How old were you?
I must have been 23 or 24. It’s funny because the teachers would treat the dancers like little kids. They were 15 or 16. I started with Eugene Loring in L.A. There were other good teachers there; it was an amazing school. A lot of the movie stars used to take class there. Cyd Charisse used to take private class with this old teacher with a cane who had been a lover of Massine’s. That’s what everyone whispered about. Jane Fonda would take class. I remember one time when we were taking a jazz class. She was behind me and following and I screwed up and she screwed up too. [Laughs in delight]

What was the school called?
American School of Dance. It was on Hollywood Boulevard. They tore it down. But I used to also study with Tania Riabouchinska and David Lichine. Tania was a really good teacher.

How did it happen that you switched to Broadway?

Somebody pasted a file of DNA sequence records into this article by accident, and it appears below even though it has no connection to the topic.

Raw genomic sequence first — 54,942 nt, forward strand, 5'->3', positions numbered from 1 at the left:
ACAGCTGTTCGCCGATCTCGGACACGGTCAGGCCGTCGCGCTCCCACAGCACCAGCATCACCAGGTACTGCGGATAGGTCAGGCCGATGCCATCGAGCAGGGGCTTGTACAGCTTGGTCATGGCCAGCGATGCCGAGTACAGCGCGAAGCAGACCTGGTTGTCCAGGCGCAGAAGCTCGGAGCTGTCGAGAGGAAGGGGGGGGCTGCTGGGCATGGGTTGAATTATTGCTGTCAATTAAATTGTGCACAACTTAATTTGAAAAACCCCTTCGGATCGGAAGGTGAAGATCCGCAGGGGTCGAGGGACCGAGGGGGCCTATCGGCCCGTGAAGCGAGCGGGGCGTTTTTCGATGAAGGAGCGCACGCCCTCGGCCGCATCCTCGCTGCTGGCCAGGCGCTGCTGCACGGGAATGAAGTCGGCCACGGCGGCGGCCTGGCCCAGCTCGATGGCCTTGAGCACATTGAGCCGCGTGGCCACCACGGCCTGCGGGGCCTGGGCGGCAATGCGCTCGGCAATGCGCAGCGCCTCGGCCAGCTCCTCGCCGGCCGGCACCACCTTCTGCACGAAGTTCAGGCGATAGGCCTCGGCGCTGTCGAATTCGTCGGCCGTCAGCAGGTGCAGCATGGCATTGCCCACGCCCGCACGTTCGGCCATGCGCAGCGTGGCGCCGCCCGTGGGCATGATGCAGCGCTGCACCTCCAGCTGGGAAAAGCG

I went on an audition for Applause with a friend of mine, and I got the job. It was at the Palace Theater. I didn’t even have a song, so they asked me to sing “Happy Birthday.” I got the job and my Equity card. I worked for Ron Field twice, for Fosse twice, and for Peter Gennaro and Gower Champion. Gower was great. You know what’s so great about doing a show from the beginning, like Irene, is that there’s so much in you. You do something in rehearsal, and they say, “Do it like him.” I also did King of Hearts for Ron Field, and there was a point when I had to do a cross on a bicycle; a basket would fall out with the costumes and all the crazy people would put the costumes on. So in one rehearsal—the show took place in France —the basket fell and I said, “Merde!” and then at the next rehearsal, Ron Field said, “What happened to ‘Merde!’?” So they put it in the script. Bob Fosse was great to work with. You could tell that he loved dancing and respected dancers. At the auditions, he always apologized whenever he cut anybody. He would say, “I’m known to have cut the best dancers sometimes. Thank you very much.” And do you know who put me in to Dancin’? Gwen Verdon.